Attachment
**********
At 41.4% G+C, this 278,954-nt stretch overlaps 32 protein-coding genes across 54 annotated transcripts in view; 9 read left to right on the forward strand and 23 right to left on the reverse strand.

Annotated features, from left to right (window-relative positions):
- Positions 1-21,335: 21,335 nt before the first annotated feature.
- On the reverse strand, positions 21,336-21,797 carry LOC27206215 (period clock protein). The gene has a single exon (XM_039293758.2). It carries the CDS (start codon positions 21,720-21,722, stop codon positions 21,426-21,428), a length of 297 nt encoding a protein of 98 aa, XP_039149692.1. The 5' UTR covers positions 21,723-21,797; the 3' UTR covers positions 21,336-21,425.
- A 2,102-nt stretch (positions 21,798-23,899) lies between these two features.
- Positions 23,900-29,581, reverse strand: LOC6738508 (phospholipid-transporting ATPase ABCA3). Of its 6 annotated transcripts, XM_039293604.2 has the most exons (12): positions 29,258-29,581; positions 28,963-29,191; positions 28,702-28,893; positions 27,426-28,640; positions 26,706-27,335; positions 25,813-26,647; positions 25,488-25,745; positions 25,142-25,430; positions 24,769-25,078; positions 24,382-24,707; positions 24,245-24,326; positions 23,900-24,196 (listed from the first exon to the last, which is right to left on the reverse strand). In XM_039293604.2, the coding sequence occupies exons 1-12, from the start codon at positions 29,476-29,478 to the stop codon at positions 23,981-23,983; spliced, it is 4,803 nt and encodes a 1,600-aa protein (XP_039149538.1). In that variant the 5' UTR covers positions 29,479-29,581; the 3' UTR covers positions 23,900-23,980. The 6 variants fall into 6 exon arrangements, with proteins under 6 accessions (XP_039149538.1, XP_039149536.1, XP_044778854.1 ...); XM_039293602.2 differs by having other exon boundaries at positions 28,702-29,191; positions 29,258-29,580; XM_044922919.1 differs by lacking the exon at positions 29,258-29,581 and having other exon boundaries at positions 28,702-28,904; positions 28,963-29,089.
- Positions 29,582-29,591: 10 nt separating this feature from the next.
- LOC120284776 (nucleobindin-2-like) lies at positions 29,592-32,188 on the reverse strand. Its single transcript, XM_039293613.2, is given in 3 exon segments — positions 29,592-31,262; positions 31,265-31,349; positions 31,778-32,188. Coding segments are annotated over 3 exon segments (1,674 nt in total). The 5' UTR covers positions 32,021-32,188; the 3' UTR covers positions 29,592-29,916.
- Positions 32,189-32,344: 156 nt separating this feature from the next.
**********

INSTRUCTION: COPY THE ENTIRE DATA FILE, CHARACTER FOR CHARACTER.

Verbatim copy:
At 41.4% G+C, this 278,954-nt stretch overlaps 32 protein-coding genes across 54 annotated transcripts in view; 9 read left to right on the forward strand and 23 right to left on the reverse strand.

Annotated features, from left to right (window-relative positions):
- Positions 1-21,335: 21,335 nt before the first annotated feature.
- On the reverse strand, positions 21,336-21,797 carry LOC27206215 (period clock protein). The gene has a single exon (XM_039293758.2). It carries the CDS (start codon positions 21,720-21,722, stop codon positions 21,426-21,428), a length of 297 nt encoding a protein of 98 aa, XP_039149692.1. The 5' UTR covers positions 21,723-21,797; the 3' UTR covers positions 21,336-21,425.
- A 2,102-nt stretch (positions 21,798-23,899) lies between these two features.
- Positions 23,900-29,581, reverse strand: LOC6738508 (phospholipid-transporting ATPase ABCA3). Of its 6 annotated transcripts, XM_039293604.2 has the most exons (12): positions 29,258-29,581; positions 28,963-29,191; positions 28,702-28,893; positions 27,426-28,640; positions 26,706-27,335; positions 25,813-26,647; positions 25,488-25,745; positions 25,142-25,430; positions 24,769-25,078; positions 24,382-24,707; positions 24,245-24,326; positions 23,900-24,196 (listed from the first exon to the last, which is right to left on the reverse strand). In XM_039293604.2, the coding sequence occupies exons 1-12, from the start codon at positions 29,476-29,478 to the stop codon at positions 23,981-23,983; spliced, it is 4,803 nt and encodes a 1,600-aa protein (XP_039149538.1). In that variant the 5' UTR covers positions 29,479-29,581; the 3' UTR covers positions 23,900-23,980. The 6 variants fall into 6 exon arrangements, with proteins under 6 accessions (XP_039149538.1, XP_039149536.1, XP_044778854.1 ...); XM_039293602.2 differs by having other exon boundaries at positions 28,702-29,191; positions 29,258-29,580; XM_044922919.1 differs by lacking the exon at positions 29,258-29,581 and having other exon boundaries at positions 28,702-28,904; positions 28,963-29,089.
- Positions 29,582-29,591: 10 nt separating this feature from the next.
- LOC120284776 (nucleobindin-2-like) lies at positions 29,592-32,188 on the reverse strand. Its single transcript, XM_039293613.2, is given in 3 exon segments — positions 29,592-31,262; positions 31,265-31,349; positions 31,778-32,188. Coding segments are annotated over 3 exon segments (1,674 nt in total). The 5' UTR covers positions 32,021-32,188; the 3' UTR covers positions 29,592-29,916.
- Positions 32,189-32,344: 156 nt separating this feature from the next.